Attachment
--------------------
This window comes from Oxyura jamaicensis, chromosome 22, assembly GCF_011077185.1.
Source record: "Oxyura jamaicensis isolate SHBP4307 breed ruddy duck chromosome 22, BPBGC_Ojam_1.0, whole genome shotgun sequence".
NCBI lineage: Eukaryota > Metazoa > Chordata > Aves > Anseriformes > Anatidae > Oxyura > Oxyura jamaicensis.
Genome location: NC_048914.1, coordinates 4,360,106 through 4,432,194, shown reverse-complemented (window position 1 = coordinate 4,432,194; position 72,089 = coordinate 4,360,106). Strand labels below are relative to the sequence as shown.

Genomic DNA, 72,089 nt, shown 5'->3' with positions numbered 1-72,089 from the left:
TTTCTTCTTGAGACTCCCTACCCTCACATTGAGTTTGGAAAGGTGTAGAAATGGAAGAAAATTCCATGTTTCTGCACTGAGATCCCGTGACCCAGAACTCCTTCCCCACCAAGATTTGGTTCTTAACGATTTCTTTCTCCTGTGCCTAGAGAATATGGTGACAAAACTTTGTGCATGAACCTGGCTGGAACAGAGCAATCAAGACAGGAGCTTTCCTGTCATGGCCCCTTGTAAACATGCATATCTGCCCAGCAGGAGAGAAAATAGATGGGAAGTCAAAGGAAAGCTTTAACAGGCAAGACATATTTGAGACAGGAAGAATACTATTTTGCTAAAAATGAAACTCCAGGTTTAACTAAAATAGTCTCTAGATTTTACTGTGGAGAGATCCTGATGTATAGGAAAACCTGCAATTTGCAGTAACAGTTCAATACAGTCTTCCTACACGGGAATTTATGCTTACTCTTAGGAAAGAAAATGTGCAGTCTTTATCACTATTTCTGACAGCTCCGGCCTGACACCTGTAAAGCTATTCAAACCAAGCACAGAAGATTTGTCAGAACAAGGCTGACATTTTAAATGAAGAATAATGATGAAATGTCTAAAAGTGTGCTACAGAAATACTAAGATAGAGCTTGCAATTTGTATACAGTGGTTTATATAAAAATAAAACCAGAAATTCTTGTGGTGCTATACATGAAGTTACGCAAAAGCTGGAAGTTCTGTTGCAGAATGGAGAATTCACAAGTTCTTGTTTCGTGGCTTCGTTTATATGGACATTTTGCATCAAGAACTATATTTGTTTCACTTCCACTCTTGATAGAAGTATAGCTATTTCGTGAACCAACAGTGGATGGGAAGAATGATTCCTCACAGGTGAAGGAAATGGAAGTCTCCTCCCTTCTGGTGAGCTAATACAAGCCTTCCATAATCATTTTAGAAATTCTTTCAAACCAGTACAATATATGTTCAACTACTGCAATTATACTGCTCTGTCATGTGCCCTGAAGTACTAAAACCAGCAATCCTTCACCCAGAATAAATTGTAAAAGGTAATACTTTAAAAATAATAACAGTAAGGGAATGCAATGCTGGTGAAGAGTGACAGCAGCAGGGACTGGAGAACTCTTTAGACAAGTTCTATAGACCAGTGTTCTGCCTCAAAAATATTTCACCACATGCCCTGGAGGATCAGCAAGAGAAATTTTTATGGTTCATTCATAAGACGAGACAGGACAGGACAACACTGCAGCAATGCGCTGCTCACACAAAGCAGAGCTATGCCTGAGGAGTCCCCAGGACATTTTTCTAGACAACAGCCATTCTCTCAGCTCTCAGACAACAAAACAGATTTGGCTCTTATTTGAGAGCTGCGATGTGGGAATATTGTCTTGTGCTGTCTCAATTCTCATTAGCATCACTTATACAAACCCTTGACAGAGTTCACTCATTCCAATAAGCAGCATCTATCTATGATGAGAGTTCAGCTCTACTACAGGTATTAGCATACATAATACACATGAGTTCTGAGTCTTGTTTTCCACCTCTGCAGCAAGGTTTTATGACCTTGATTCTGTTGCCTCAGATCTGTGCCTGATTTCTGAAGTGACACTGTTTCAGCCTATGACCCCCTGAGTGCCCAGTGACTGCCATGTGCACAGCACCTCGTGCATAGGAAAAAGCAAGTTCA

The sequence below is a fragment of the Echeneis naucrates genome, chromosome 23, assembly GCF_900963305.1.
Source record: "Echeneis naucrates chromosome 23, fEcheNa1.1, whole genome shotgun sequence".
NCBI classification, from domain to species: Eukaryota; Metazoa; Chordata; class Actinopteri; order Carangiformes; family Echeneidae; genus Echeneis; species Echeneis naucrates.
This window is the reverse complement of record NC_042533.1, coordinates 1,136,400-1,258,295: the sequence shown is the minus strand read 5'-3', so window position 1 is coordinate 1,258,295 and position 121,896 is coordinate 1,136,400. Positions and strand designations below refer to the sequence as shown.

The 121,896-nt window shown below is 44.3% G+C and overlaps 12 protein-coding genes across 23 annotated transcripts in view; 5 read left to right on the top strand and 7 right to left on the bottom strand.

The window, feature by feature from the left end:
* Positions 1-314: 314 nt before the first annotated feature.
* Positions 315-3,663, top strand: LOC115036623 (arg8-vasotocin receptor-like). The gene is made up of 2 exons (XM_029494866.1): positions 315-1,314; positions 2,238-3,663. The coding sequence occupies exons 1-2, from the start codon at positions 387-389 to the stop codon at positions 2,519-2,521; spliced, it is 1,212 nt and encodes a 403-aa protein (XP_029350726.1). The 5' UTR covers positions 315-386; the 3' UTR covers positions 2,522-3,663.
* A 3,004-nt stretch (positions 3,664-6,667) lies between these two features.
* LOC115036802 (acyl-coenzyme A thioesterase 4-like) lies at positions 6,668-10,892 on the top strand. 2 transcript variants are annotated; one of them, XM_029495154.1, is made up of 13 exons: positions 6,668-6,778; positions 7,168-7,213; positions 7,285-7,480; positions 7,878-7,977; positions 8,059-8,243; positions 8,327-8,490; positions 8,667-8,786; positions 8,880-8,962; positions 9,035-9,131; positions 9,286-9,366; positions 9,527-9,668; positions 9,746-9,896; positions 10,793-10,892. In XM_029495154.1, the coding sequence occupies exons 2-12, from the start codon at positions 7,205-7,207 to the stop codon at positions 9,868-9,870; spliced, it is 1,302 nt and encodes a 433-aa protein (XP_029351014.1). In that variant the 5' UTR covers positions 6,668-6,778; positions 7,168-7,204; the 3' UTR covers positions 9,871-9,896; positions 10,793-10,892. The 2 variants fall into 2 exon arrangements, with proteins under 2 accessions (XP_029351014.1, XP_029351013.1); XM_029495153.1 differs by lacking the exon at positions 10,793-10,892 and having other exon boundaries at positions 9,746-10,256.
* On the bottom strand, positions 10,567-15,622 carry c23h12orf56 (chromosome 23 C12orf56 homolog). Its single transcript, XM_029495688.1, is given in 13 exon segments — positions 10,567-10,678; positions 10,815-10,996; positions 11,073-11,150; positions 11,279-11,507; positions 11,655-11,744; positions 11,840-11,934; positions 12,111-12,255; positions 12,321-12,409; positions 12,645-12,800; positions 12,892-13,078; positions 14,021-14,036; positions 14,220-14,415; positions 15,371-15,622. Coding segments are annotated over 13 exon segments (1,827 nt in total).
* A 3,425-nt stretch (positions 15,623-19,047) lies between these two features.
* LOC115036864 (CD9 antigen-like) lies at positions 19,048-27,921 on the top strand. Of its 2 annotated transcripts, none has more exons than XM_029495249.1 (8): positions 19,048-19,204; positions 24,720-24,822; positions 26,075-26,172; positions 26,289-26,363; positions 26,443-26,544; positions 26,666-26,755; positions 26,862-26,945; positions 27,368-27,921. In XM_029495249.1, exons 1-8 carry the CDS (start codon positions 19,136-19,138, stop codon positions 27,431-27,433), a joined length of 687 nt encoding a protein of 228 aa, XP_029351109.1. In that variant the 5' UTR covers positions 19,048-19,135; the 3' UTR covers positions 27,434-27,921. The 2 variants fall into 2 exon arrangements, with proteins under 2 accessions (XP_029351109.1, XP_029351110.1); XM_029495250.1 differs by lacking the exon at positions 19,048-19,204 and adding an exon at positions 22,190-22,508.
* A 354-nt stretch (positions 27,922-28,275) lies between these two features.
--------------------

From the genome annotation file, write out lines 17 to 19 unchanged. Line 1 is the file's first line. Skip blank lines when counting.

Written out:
* On the bottom strand, positions 10,567-15,622 carry c23h12orf56 (chromosome 23 C12orf56 homolog). Its single transcript, XM_029495688.1, is given in 13 exon segments — positions 10,567-10,678; positions 10,815-10,996; positions 11,073-11,150; positions 11,279-11,507; positions 11,655-11,744; positions 11,840-11,934; positions 12,111-12,255; positions 12,321-12,409; positions 12,645-12,800; positions 12,892-13,078; positions 14,021-14,036; positions 14,220-14,415; positions 15,371-15,622. Coding segments are annotated over 13 exon segments (1,827 nt in total).
* A 3,425-nt stretch (positions 15,623-19,047) lies between these two features.
* LOC115036864 (CD9 antigen-like) lies at positions 19,048-27,921 on the top strand. Of its 2 annotated transcripts, none has more exons than XM_029495249.1 (8): positions 19,048-19,204; positions 24,720-24,822; positions 26,075-26,172; positions 26,289-26,363; positions 26,443-26,544; positions 26,666-26,755; positions 26,862-26,945; positions 27,368-27,921. In XM_029495249.1, exons 1-8 carry the CDS (start codon positions 19,136-19,138, stop codon positions 27,431-27,433), a joined length of 687 nt encoding a protein of 228 aa, XP_029351109.1. In that variant the 5' UTR covers positions 19,048-19,135; the 3' UTR covers positions 27,434-27,921. The 2 variants fall into 2 exon arrangements, with proteins under 2 accessions (XP_029351109.1, XP_029351110.1); XM_029495250.1 differs by lacking the exon at positions 19,048-19,204 and adding an exon at positions 22,190-22,508.